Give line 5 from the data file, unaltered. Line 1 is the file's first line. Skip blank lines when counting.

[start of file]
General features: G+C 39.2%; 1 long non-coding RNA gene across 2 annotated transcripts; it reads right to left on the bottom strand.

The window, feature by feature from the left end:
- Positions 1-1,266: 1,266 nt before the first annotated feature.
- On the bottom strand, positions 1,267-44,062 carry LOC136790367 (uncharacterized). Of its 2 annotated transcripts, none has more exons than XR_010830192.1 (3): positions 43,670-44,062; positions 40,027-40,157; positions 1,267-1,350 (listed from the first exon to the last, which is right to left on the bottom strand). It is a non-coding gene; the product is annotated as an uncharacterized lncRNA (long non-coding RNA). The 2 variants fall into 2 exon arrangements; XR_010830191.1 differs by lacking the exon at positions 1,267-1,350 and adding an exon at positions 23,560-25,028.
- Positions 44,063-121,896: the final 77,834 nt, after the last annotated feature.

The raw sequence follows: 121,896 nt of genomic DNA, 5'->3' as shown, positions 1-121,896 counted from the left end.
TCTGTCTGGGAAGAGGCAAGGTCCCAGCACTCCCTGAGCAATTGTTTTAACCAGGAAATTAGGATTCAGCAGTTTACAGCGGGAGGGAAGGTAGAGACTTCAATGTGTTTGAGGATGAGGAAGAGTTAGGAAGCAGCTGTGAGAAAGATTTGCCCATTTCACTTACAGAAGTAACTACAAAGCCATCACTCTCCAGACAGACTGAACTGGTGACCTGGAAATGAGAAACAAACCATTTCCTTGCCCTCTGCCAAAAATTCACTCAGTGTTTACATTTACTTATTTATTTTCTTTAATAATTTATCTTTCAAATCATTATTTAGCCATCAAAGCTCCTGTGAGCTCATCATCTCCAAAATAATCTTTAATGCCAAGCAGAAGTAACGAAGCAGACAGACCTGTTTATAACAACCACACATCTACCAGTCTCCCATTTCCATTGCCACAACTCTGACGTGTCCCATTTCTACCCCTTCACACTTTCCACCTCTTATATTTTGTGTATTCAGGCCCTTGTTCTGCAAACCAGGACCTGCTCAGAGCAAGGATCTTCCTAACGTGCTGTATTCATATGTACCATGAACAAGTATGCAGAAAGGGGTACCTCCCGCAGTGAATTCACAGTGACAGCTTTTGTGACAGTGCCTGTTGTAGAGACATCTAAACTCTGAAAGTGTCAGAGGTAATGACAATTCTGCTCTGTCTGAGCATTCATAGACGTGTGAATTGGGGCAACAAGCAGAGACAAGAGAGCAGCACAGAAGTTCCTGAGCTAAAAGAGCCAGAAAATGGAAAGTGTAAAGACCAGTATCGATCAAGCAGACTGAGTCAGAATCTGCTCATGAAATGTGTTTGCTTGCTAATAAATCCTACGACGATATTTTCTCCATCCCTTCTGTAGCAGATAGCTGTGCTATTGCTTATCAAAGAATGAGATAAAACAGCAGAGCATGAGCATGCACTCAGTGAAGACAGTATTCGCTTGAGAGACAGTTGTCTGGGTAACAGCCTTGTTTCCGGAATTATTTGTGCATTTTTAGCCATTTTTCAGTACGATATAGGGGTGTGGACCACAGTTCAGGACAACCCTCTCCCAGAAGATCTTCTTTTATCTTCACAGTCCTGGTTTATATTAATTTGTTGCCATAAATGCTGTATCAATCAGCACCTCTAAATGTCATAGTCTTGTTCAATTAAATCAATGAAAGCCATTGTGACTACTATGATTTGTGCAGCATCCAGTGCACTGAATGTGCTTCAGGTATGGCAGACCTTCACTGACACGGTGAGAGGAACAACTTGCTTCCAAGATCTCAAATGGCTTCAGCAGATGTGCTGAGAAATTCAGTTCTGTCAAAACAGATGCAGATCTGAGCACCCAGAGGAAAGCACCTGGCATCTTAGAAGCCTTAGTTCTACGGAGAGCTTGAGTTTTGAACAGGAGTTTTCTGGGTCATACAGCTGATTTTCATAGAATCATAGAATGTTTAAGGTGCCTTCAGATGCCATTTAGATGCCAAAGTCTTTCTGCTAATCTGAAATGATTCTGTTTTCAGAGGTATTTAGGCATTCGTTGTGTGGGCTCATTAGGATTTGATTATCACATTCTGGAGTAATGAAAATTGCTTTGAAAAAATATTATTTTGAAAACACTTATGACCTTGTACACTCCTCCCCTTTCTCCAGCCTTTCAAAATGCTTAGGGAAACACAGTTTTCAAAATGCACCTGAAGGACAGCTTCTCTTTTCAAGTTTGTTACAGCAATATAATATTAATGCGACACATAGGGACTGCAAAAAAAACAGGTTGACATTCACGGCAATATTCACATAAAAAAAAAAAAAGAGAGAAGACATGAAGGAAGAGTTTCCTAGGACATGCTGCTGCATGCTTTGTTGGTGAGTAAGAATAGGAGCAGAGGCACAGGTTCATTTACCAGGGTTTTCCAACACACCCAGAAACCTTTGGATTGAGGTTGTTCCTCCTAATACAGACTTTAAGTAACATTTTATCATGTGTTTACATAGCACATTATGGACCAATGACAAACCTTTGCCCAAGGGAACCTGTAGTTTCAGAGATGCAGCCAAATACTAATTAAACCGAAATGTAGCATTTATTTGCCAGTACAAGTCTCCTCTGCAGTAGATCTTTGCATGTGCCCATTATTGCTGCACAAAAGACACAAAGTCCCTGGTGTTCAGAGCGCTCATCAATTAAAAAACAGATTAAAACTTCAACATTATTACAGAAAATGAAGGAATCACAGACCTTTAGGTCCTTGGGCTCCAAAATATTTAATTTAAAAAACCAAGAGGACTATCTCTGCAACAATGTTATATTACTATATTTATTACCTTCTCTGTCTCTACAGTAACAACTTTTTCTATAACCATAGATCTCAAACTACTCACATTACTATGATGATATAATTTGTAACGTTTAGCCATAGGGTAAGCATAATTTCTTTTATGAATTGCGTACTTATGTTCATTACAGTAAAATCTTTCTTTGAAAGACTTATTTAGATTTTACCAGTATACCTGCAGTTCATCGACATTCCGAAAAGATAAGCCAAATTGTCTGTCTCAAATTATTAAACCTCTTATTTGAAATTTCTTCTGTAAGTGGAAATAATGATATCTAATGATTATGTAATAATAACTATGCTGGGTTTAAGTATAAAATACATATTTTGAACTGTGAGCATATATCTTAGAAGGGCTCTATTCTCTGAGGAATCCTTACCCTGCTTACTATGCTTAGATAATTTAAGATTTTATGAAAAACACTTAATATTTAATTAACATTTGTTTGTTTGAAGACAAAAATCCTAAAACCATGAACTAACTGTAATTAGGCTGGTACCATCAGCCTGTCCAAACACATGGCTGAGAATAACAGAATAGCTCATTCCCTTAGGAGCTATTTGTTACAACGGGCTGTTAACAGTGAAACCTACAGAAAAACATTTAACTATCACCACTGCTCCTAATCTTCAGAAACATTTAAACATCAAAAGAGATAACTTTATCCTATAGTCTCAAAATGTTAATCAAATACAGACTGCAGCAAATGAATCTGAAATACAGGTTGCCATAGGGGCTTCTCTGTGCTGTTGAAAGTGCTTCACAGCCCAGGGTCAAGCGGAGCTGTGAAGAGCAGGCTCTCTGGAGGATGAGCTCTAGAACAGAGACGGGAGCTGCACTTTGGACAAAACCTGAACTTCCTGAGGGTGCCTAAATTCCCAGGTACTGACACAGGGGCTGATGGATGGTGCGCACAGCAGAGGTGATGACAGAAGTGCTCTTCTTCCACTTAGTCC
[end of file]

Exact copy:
- Positions 44,063-121,896: the final 77,834 nt, after the last annotated feature.